Obviously, they chase absences which aren't sufficiently explained once a child returns.

Aimsmum Fri 04-May-07 16:27:54

Message withdrawn

Fimbo Fri 04-May-07 16:28:17

Sorry but I feel it is necessary. But then I don't let my dd walk to school alone either.

joash Fri 04-May-07 16:30:28

Don't know at this school as it's a new one and in a different area - but DS's/DD2's old school used to do this. As soon as the office had all the registers back - they'd start making calls. And they had an order -the parents/carers of those who were rarely absent would be called first , etc

beckybrastraps Fri 04-May-07 16:33:55

I think it is certainly a good thing to do. ANd the school I was talking about had 1600 pupils, so it is certainly possible. But if phoning starts at 9.30, then by the time you get to the bottom of the list, you are well into the morning.

But it is certainly useful information to have, quite apart from the safety aspect. It is useful to know straight away whether a prent expects their child to be in school on a particular day and tackle truancy immediately, rather than do the whole chasing up notes thing.

oxocube Fri 04-May-07 16:37:09

Yes, absolutely. But its a small school, with about 14 kids in each class and a primary. School would phone home, then try parents' mobiles then email.

NoodleStroodle Fri 04-May-07 16:38:36

Surely they have to? They are effectively in loco parentis?

beep Fri 04-May-07 17:51:58

our school does first day calling as well actually they both do primary and secondary.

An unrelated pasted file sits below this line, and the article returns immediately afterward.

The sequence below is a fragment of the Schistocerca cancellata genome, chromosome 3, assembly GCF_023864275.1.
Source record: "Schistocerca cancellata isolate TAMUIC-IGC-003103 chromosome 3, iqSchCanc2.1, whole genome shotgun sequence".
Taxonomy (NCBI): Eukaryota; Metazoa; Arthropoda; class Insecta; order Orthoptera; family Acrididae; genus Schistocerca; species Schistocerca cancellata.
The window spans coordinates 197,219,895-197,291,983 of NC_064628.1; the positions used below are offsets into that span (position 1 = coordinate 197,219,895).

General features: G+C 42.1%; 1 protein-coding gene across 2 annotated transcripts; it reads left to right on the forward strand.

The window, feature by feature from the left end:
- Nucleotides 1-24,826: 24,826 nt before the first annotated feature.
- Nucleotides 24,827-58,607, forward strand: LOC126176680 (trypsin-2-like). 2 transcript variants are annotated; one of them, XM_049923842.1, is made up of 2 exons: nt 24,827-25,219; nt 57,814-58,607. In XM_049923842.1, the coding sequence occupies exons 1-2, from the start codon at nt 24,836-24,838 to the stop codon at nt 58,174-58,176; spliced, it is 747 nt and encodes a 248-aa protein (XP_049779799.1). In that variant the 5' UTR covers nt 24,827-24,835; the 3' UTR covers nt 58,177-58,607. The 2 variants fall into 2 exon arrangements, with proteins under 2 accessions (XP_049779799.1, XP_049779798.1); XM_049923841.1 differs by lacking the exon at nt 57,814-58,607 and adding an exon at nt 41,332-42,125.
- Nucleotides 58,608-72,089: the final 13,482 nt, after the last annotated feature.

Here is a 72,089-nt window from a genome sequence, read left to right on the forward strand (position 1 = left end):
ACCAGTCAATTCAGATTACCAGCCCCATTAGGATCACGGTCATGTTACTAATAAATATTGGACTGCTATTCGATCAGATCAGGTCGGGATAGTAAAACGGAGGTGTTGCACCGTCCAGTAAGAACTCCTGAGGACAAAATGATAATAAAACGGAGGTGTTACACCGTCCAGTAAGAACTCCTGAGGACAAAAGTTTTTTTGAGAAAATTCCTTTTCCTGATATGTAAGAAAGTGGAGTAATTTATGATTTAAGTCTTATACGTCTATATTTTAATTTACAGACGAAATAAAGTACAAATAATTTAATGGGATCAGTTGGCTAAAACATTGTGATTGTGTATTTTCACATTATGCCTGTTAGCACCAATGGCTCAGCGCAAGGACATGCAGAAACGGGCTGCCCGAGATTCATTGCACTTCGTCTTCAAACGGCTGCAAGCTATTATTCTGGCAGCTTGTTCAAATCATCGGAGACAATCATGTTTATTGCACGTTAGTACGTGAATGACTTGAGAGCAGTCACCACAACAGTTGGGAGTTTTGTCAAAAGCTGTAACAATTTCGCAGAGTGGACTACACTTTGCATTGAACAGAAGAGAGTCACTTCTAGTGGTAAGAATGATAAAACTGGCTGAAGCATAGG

the secondary school has 1800 so I don't thinnk pupil numbers are an issue.

twinsetandpearls Fri 04-May-07 17:54:54

the school I teaches in calls the home/ contact number of every no show child - and we have a fair few every day!

Loshad Fri 04-May-07 23:19:01

ours does, secondary school. Start ringing around 9.15 am - day starts at 8.30 am so plenty of time to ring in sick.

nappyaddict Fri 04-May-07 23:40:03

my secondary school - no
my 6th form - yes used to ring by 9:45am. always made sure if i skived on days mum was at home i registered by 9:45

Skribble Fri 04-May-07 23:49:29

Our primary school does, but it is a fairly new policy and is not happening in all schools yet. I am still used to sending in a letter the next day, so I ahve had a few calls form school when I have forgotton to call. They will phone home and I think the emergency contact. If no answer they will call police.

Its perhaps something to suggest to the school, let them know that other schools are doing this now. If it is not a huge school with lots ot truants it wouldn;t be a big job in the morning.

unknownrebelbang Sat 05-May-07 00:08:22

Don't know about the primary - I always pop in to say if one of them is going to be off for any reason when I drop the other one off, but I don't think there's a policy. Most, if not all, children get taken to school anyway - small rural school.

My eldest's secondary school has an automated system if the child hasn't registered or you've not informed them of the absence - got a call once informing me he wasn't there, so rang in panic-struck only to find he was there, but had missed registration due to some confusion.

FiveFingeredFiend Sat 05-May-07 00:35:28

yes. i have had a phone call to my mandline - i so happened to be home, Don't know whether they would bother to ring my works mobile.